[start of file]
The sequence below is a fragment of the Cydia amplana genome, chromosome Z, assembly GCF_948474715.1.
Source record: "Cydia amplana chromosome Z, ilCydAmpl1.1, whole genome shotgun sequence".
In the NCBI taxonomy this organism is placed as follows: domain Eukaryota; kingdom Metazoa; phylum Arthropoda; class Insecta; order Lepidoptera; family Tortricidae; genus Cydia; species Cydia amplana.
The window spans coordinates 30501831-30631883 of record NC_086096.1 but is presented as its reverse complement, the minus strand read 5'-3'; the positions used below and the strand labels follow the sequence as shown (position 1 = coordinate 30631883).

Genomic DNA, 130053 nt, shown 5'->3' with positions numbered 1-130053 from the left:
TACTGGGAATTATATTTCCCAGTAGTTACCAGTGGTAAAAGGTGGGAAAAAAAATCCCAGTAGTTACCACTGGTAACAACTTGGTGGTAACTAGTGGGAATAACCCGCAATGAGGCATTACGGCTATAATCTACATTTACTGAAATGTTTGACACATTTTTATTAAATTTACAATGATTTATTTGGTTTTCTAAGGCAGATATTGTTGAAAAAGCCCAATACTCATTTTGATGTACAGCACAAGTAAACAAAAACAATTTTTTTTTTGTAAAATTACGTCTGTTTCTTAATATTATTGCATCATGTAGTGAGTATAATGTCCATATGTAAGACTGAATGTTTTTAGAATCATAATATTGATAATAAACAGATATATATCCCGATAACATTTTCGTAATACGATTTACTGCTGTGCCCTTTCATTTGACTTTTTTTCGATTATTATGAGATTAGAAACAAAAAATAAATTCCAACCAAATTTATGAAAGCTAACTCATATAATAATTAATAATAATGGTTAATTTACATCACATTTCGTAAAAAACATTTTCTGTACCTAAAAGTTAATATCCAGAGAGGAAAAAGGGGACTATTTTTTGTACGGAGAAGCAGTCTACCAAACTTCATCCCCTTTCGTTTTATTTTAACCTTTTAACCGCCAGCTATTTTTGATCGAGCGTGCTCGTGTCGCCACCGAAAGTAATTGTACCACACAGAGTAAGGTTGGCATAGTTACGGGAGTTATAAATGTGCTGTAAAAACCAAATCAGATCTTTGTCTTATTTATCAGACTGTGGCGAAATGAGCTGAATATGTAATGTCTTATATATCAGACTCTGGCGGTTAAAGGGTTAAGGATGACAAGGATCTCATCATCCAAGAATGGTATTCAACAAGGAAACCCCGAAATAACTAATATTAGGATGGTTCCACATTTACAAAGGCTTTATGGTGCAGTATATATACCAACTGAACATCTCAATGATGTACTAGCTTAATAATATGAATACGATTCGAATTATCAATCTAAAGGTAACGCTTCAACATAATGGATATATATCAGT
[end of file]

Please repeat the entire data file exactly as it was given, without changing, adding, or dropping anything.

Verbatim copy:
The sequence below is a fragment of the Cydia amplana genome, chromosome Z, assembly GCF_948474715.1.
Source record: "Cydia amplana chromosome Z, ilCydAmpl1.1, whole genome shotgun sequence".
In the NCBI taxonomy this organism is placed as follows: domain Eukaryota; kingdom Metazoa; phylum Arthropoda; class Insecta; order Lepidoptera; family Tortricidae; genus Cydia; species Cydia amplana.
The window spans coordinates 30501831-30631883 of record NC_086096.1 but is presented as its reverse complement, the minus strand read 5'-3'; the positions used below and the strand labels follow the sequence as shown (position 1 = coordinate 30631883).

Genomic DNA, 130053 nt, shown 5'->3' with positions numbered 1-130053 from the left:
TACTGGGAATTATATTTCCCAGTAGTTACCAGTGGTAAAAGGTGGGAAAAAAAATCCCAGTAGTTACCACTGGTAACAACTTGGTGGTAACTAGTGGGAATAACCCGCAATGAGGCATTACGGCTATAATCTACATTTACTGAAATGTTTGACACATTTTTATTAAATTTACAATGATTTATTTGGTTTTCTAAGGCAGATATTGTTGAAAAAGCCCAATACTCATTTTGATGTACAGCACAAGTAAACAAAAACAATTTTTTTTTTGTAAAATTACGTCTGTTTCTTAATATTATTGCATCATGTAGTGAGTATAATGTCCATATGTAAGACTGAATGTTTTTAGAATCATAATATTGATAATAAACAGATATATATCCCGATAACATTTTCGTAATACGATTTACTGCTGTGCCCTTTCATTTGACTTTTTTTCGATTATTATGAGATTAGAAACAAAAAATAAATTCCAACCAAATTTATGAAAGCTAACTCATATAATAATTAATAATAATGGTTAATTTACATCACATTTCGTAAAAAACATTTTCTGTACCTAAAAGTTAATATCCAGAGAGGAAAAAGGGGACTATTTTTTGTACGGAGAAGCAGTCTACCAAACTTCATCCCCTTTCGTTTTATTTTAACCTTTTAACCGCCAGCTATTTTTGATCGAGCGTGCTCGTGTCGCCACCGAAAGTAATTGTACCACACAGAGTAAGGTTGGCATAGTTACGGGAGTTATAAATGTGCTGTAAAAACCAAATCAGATCTTTGTCTTATTTATCAGACTGTGGCGAAATGAGCTGAATATGTAATGTCTTATATATCAGACTCTGGCGGTTAAAGGGTTAAGGATGACAAGGATCTCATCATCCAAGAATGGTATTCAACAAGGAAACCCCGAAATAACTAATATTAGGATGGTTCCACATTTACAAAGGCTTTATGGTGCAGTATATATACCAACTGAACATCTCAATGATGTACTAGCTTAATAATATGAATACGATTCGAATTATCAATCTAAAGGTAACGCTTCAACATAATGGATATATATCAGT